Riding Disaster to Victory

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From Corey O’Brien, a Democratic commissioner in Lackawanna County, Pennsylvania, expressing frustration with President Obama:

Enough with the soft approach. He’s got to say, “I’m in charge, and I’m going to get it done with or without Congress.” People are furious. Everybody here is petrified they are going to lose their jobs tomorrow, and I mean everybody.

Republicans have to be chortling at this. It’s exactly the response they’ve been hoping for as we head into election season. Greg Sargent spells it out:

Mr. O’Brien appears to be suggesting that this is a widespread sentiment among Pennsylvanians, and it’s worth entertaining the possiblity that this is right. In a climate of extreme fear and anger over the economy, people may not care why Obama can’t get his policies through….If the guy in charge can’t deliver it, the risk is that people may conclude he’s well intentioned, but too weak or ineffective to get it done. How Obama handles this problem is going to be a key dynamic to watch, particularly today in this key bellwether region.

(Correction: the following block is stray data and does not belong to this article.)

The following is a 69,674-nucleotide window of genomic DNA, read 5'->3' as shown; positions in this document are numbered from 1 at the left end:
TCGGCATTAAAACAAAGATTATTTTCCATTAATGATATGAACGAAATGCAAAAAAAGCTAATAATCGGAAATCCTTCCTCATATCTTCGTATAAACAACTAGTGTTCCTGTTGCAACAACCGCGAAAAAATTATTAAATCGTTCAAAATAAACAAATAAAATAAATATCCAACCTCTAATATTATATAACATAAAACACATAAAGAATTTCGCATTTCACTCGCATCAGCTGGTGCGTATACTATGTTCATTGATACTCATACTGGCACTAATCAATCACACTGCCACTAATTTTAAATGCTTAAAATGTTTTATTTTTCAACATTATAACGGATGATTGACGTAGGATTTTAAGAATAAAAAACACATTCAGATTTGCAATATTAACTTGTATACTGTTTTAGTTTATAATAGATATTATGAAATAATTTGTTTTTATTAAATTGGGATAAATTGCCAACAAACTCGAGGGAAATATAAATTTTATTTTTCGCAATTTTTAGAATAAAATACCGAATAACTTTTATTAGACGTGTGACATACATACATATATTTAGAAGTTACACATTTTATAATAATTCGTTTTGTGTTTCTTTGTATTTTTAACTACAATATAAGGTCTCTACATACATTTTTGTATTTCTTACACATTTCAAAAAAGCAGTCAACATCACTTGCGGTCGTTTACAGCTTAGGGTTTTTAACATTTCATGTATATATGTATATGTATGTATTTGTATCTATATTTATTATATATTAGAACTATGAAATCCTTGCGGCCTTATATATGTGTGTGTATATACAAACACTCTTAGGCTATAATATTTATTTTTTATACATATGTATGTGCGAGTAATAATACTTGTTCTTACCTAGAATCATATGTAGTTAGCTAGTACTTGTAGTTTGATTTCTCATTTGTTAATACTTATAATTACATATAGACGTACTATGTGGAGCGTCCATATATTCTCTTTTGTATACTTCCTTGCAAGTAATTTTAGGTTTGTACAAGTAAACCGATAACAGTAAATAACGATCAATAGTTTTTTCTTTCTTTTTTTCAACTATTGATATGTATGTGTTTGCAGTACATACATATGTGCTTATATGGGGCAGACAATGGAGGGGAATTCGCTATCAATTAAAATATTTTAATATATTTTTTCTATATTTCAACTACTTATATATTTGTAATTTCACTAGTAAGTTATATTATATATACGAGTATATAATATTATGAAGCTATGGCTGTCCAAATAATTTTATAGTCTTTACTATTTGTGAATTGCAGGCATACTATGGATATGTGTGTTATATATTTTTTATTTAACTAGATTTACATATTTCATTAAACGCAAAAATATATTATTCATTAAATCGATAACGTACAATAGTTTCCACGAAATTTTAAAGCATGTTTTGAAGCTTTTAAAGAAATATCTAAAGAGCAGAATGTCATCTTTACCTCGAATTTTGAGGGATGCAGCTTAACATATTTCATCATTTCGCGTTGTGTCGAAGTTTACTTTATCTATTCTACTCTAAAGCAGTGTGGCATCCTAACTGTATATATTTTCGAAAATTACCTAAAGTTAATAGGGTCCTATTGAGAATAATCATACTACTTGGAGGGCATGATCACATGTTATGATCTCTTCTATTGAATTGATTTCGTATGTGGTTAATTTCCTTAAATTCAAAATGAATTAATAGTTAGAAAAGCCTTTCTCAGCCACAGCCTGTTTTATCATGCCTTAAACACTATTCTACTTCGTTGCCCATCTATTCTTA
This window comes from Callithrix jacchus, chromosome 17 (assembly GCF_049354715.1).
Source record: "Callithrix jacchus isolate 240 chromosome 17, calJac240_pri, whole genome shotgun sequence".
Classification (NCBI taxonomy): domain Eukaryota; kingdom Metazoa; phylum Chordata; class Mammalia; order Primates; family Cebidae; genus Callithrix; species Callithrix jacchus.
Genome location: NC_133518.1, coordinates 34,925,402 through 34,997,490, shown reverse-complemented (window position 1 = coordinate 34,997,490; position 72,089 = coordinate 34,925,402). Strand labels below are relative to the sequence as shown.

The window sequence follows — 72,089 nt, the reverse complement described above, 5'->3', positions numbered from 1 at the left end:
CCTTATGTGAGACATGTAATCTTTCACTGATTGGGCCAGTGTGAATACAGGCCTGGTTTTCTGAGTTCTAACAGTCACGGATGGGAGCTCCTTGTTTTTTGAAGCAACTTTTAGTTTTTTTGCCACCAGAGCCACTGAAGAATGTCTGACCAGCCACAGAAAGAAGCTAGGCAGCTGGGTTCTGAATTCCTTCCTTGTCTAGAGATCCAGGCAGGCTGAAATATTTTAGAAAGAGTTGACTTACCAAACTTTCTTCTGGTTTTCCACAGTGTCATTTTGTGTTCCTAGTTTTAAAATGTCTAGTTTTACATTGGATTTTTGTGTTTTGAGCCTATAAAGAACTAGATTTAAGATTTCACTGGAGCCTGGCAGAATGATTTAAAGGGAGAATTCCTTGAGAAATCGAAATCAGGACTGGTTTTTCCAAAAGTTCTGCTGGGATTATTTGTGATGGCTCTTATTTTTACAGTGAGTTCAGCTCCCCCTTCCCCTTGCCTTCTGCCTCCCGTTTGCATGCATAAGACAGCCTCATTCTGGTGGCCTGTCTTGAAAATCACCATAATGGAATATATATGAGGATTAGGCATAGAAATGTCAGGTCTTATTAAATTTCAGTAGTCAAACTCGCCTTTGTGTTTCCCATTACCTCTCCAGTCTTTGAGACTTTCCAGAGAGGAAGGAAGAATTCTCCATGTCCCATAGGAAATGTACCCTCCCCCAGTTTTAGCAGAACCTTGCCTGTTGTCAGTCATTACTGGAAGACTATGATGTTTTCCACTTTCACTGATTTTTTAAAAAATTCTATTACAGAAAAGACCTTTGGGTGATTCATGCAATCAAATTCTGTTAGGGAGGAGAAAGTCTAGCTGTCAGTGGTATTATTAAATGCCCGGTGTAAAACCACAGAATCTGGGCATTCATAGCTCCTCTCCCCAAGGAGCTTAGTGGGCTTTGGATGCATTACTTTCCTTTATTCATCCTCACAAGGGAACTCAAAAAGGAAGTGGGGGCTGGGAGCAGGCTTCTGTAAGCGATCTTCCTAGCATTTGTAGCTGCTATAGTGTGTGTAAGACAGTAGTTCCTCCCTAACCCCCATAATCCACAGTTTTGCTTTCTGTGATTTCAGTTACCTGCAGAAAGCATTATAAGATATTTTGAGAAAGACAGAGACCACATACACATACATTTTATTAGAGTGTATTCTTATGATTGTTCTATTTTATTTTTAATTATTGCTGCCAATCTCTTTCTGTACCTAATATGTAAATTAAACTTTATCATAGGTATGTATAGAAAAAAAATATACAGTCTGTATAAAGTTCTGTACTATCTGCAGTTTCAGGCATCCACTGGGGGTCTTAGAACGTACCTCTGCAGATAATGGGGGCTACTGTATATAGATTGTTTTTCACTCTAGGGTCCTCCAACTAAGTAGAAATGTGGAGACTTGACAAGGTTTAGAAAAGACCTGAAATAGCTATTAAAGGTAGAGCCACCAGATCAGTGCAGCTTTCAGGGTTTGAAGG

When it comes to domestic policy, there’s virtually nothing the president can do without congressional approval. The American public, however, rather famously seems not to understand this, and Republicans know it perfectly well. With no real knowledge of how public policy works, and without a press willing to make it clear, congressional obstruction is essentially invisible and cost-free. So Republicans have spent the past two years doing everything in their power to make sure the economy doesn’t recover, and now they’re planning to ride that bad economy to victory in November.

Pretty great strategy, isn’t it?

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IT'S NOT THAT WE'RE SCREWED WITHOUT TRUMP:

"It's that we're screwed with or without him if we can't show the public that what we do matters for the long term," writes Mother Jones CEO Monika Bauerlein as she kicks off our drive to raise $350,000 in donations from readers by July 17.

This is a big one for us. So, as we ask you to consider supporting our team's journalism, we thought we'd slow down and check in about where Mother Jones is and where we're going after the chaotic last several years. This comparatively slow moment is also an urgent one for Mother Jones: You can read more in "Slow News Is Good News," and if you're able to, please support our team's hard-hitting journalism and help us reach our big $350,000 goal with a donation today.

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